Game Rant’s Anthony Taormina reviews Tiger Woods PGA Tour 13
Tiger Woods has finally won another major championship – winning at the Arnold Palmer Invitational. It’s been quite some time since Tiger has been placed in the winners’ circle, and it’s been even longer since his EA Sports series has seen some fundamental improvements, but thankfully it was time for a change on both fronts.
Tiger Woods PGA Tour 13 is here and it brings with it a new swing mechanic, some pretty deep and extensive modes, and full integration with Microsoft’s Kinect motion controller, each meant to draw golf fans back into a series that has struggled to find its place in the sports game world.
This year’s iteration is all about control both for the casual and the hardcore audiences. For hardcore audiences, and let’s be honest those are really who Tiger Woods 13 is made for, the game features a new swing mechanic that uses your typical backward and forward motion of the joystick, but makes it extremely precise. Players can over or under-swing, and even decide how fast or slow they want to swing the club.
Add to that important considerations like stance and the amount of loft, and there is a recipe for its own learning experience right there. There are some pretty detailed controls built into Tiger Woods, but the game provides enough leeway in the form of an automatic caddie option, that even the least dedicated of gamers can appreciate what’s at play.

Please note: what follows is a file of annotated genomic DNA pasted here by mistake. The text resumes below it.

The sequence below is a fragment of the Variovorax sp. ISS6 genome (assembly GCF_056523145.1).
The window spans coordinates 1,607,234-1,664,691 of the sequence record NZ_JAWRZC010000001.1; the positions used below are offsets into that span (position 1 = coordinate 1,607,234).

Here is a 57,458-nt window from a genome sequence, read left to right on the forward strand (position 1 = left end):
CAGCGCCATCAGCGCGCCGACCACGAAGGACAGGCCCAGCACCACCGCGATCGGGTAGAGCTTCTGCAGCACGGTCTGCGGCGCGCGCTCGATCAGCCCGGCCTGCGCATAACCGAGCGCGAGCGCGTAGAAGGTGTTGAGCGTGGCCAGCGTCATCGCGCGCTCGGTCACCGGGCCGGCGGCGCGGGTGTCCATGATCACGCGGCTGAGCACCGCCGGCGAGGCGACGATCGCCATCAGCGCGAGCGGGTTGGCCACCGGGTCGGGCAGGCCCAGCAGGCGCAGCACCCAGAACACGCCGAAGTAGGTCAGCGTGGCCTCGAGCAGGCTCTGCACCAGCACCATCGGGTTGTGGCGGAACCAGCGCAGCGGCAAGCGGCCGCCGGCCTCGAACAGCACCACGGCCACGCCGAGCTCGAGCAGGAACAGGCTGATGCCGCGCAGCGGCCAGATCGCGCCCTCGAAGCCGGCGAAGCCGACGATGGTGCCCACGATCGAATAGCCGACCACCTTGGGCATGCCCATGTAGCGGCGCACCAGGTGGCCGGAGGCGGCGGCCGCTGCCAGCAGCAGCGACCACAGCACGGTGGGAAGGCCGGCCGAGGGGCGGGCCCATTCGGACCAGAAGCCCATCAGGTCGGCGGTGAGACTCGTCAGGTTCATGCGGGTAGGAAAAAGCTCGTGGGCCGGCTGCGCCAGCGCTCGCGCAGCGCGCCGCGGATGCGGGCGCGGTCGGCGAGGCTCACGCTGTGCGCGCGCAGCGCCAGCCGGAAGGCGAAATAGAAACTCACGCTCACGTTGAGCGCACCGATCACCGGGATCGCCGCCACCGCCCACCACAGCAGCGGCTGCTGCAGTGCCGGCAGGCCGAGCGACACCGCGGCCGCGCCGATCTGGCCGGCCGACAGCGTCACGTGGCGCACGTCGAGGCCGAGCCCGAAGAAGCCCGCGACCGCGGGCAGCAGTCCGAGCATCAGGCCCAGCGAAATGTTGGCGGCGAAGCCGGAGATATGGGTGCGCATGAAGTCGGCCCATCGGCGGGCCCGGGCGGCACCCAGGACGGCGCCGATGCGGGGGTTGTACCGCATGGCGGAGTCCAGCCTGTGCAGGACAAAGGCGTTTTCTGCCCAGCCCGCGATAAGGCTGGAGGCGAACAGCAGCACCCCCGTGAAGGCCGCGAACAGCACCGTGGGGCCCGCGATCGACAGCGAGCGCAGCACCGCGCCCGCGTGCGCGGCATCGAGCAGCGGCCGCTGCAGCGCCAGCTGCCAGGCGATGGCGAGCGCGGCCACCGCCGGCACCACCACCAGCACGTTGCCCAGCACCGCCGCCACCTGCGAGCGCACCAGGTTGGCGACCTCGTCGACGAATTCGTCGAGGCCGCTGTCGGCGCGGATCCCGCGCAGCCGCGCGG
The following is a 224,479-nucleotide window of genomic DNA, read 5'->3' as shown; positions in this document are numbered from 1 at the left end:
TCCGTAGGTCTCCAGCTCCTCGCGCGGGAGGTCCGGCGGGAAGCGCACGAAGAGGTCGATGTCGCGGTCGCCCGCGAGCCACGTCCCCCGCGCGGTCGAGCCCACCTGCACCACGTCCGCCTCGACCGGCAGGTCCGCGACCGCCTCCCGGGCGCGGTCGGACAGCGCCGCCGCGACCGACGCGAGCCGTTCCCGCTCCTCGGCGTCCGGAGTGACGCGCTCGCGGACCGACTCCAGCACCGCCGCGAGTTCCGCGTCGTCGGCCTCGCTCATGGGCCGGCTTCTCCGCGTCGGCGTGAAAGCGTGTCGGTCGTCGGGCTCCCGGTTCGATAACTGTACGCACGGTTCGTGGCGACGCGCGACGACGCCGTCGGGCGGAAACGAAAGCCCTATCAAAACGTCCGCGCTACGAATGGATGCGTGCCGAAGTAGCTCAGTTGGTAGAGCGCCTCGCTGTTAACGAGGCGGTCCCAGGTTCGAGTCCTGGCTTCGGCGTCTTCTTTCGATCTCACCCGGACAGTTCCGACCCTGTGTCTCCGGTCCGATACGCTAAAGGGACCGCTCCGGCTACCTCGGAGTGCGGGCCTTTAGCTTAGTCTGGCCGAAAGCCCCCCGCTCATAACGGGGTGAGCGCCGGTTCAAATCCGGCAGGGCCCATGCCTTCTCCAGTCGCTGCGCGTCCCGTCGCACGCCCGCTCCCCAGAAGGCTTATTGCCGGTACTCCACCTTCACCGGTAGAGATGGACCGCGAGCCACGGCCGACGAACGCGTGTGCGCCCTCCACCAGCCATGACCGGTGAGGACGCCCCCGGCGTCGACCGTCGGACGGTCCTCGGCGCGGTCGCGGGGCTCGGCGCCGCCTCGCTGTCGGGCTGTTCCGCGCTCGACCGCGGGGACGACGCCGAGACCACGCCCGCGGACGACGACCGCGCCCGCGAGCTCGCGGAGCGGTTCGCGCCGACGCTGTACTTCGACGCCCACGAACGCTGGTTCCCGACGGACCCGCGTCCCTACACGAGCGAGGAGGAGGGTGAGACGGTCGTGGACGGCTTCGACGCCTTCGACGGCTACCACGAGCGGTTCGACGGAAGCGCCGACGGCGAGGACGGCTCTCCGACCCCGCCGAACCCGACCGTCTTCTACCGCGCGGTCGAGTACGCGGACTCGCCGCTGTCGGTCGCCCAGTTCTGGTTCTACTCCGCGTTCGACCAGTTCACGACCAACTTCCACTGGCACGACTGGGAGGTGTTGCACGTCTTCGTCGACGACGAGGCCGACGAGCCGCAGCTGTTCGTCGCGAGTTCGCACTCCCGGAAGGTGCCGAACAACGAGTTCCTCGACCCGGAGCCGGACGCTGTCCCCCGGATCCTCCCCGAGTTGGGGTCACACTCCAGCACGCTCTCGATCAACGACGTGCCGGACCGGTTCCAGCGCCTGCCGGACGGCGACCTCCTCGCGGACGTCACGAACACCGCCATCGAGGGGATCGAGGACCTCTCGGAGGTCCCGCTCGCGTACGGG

And, for those who like a more inclusive experience, Tiger Woods 13 also features support for Kinect — but don’t think that equals more fun. In fact, Kinect works counter intuitively to all that’s been established with the game’s comprehensive swing controls. The player has voice and gesture control over everything that’s available in the controller-based gameplay, only there’s just so much to keep track of that it takes away from the excitement.
Just trying to line up a shot is so complicated that players will be better off, and reap more of a benefit, from simply sticking with the game’s sublime new swing controls. Kinect seems like a no-brainer, and it will impress those who enjoy seeing motion controls at work, but it’s just not worth the struggle.
Of course a new swing mechanic wouldn’t be anything without some high profile courses to test them out on, and Tiger Woods 13 has plenty. There are modes, options, and challenges of every make and model contained within this game that just scratching the surface feels like a full season in a regular sports game.
Taking a created pro up through the ranks allows many of the sport’s marquee tournaments to take front and center, and rubbing elbows with the likes of Rory McIlroy and Phil Mickelson doesn’t hurt. The only real drawback to sitting down to play a full 18 holes is how unforgiving the sport is towards mistakes. Playing for over an hour and making a gigantic blunder on the final hole ruins a lot of what came before it, and instills a risk that some would rather not tolerate.
But nothing beats sinking a long putt, or landing a long drive in the middle of the fairway, all of which feel extremely satisfying when executed. It’s just a shame that there are going to be some who will find the challenge not worth the trouble.